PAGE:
Panic has never really helped anything.
And that’s certainly true when it comes to the coronavirus, specifically with the risk we are facing in Canada in general, and Vancouver Island in particular.
There have been, as of this posting, 46 diagnosed cases in B.C., including, as of yesterday, the first on the Island.
There has been lots of media coverage of the coronavirus, or, as we are now calling it, COVID-19. Scary terms like “pandemic” are now officially accepted, and we’ve heard about mass quarantines in China, and people being quarantined on a cruise ship off the coast of Japan, as the virus spread through the confined space.
This is real. But we have to keep things in perspective.
There is no sense at all in rushing out to your grocery store and filling multiple carts full of toilet paper and pasta, like you think the apocalypse is about to hit and you won’t be able to access necessities for the next six months. But that’s what’s been happening in some big box stores, as an overreaction from a few spreads as fast as any contagion and all of sudden people think they need enough breakfast cereal stacked in the basement to last through a nuclear holocaust.
Now, it’s never a bad idea to have some extra food and other necessities, like prescriptions and medical supplies, on hand in case of emergency. In fact, in the area in which we live, we should all have an emergency kit set aside in case of earthquake.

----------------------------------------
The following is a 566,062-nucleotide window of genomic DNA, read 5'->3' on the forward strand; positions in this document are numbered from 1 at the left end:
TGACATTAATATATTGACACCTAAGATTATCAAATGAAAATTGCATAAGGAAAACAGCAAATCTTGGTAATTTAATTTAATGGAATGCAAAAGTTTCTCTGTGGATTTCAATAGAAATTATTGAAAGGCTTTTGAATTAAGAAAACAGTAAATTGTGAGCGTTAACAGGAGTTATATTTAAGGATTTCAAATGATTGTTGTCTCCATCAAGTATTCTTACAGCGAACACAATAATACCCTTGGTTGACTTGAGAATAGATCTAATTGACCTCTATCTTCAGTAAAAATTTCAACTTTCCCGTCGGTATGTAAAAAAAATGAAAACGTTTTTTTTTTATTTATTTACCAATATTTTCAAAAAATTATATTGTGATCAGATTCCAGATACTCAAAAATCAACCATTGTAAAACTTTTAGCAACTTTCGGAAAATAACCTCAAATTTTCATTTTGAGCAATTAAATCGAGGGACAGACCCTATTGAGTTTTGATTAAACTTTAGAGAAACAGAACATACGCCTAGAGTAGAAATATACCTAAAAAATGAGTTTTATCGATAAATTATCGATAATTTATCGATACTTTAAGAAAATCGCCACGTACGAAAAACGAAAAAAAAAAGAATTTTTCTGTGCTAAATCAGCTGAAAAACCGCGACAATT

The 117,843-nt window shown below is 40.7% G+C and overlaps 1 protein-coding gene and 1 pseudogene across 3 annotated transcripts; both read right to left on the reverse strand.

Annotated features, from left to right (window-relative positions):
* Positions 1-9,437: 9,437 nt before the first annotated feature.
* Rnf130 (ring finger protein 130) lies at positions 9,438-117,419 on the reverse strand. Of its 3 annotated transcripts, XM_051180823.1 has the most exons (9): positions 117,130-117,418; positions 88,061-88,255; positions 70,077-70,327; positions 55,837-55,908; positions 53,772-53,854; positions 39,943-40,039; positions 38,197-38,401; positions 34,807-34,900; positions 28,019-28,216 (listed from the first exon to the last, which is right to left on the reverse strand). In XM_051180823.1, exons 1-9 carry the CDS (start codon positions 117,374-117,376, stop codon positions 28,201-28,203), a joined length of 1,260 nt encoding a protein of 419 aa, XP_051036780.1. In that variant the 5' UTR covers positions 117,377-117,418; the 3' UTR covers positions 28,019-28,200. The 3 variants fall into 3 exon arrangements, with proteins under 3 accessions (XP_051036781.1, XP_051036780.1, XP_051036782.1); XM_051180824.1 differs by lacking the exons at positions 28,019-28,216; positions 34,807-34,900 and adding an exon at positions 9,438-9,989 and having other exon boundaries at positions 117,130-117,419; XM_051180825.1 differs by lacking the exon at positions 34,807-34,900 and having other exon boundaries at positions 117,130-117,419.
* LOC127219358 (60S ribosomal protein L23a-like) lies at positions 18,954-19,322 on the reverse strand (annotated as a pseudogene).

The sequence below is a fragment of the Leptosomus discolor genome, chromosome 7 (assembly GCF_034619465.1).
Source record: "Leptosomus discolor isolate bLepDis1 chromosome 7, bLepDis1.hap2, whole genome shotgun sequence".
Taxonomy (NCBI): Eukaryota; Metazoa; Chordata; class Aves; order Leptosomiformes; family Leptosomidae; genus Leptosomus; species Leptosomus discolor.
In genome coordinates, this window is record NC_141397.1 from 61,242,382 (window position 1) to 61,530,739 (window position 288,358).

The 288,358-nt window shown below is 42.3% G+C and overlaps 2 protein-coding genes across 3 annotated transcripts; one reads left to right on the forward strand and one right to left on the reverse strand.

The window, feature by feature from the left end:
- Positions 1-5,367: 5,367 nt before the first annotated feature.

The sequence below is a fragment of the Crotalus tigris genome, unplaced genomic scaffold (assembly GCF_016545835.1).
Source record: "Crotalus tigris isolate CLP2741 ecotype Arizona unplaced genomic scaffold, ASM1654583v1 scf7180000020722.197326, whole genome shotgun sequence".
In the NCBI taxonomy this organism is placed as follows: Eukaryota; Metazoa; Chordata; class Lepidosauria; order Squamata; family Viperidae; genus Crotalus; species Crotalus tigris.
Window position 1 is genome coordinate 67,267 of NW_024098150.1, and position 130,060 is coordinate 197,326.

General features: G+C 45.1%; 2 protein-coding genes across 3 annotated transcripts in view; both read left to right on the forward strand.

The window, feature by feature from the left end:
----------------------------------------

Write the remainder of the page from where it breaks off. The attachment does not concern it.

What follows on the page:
But cases upon cases of bottled water, like COVID-19 is going to somehow wipe out our municipal water supply in an instant? That’s just silly. And please don’t be conned into buying a $100 roll of toilet paper from Craigslist. I promise you, things aren’t that dire.
I mean, I guess you can stockpile boxes of masks and hand sanitizer if you want, but it’s unlikely to be of use to you…likely ever.
We need to approach these things with some common sense.
If you get COVID-19, chances are good you will probably feel as if you have the regular flu for a few days. If you have underlying health problems, then you have reason to be more concerned. This is the same as you would be with a regular flu.
The difference is that COVID-19 is spreading more easily than the regular flus we get every winter, and our goal should be to try to take steps aimed at preventing it from exploding to levels that exceed the health system’s treatment and care resources. There are some reasonable precautions you can and should take, like reducing unnecessary travel and large public gatherings.
Even if you have to quarantine yourself, consider that you probably have someone who will fetch a few groceries for you and drop them at the end of your driveway. You’re not going to be left to die if you haven’t stocked up on the entire shelf of cans of soup at your grocery store.
It’s the time to embrace restraint, caution and reason, not flailing and hysteria.